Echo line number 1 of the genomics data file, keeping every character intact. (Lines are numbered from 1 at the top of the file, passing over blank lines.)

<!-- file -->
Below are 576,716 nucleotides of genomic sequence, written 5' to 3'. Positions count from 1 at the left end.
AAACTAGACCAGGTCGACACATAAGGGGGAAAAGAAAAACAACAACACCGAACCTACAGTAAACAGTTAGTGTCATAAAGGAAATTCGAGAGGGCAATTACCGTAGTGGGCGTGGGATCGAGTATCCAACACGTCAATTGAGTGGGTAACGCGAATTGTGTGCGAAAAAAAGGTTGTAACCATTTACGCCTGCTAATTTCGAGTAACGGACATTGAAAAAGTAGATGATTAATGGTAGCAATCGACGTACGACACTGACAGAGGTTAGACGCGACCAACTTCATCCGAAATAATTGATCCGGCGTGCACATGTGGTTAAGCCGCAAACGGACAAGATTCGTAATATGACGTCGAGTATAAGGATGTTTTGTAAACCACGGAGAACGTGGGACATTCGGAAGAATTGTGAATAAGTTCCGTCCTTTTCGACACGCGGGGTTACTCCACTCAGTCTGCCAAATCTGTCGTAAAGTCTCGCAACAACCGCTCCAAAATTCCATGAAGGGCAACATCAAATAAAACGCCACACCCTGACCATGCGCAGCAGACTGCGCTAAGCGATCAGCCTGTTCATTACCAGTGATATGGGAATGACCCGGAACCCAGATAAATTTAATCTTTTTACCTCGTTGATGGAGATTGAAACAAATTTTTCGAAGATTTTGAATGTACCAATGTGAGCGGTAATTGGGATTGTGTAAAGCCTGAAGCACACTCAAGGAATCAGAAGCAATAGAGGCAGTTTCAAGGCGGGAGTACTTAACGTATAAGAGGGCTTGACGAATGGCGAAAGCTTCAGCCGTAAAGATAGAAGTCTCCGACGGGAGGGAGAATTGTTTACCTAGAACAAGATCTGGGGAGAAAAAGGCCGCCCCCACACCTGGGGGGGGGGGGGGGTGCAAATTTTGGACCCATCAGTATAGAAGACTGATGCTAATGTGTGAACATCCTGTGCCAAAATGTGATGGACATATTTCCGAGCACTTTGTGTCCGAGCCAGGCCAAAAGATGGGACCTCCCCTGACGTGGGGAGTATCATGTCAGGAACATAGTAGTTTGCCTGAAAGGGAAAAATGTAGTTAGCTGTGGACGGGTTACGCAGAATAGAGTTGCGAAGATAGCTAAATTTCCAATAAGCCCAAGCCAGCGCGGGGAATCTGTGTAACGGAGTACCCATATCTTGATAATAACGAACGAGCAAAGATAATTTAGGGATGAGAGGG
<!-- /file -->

Below are 576,716 nucleotides of genomic sequence, written 5' to 3'. Positions count from 1 at the left end.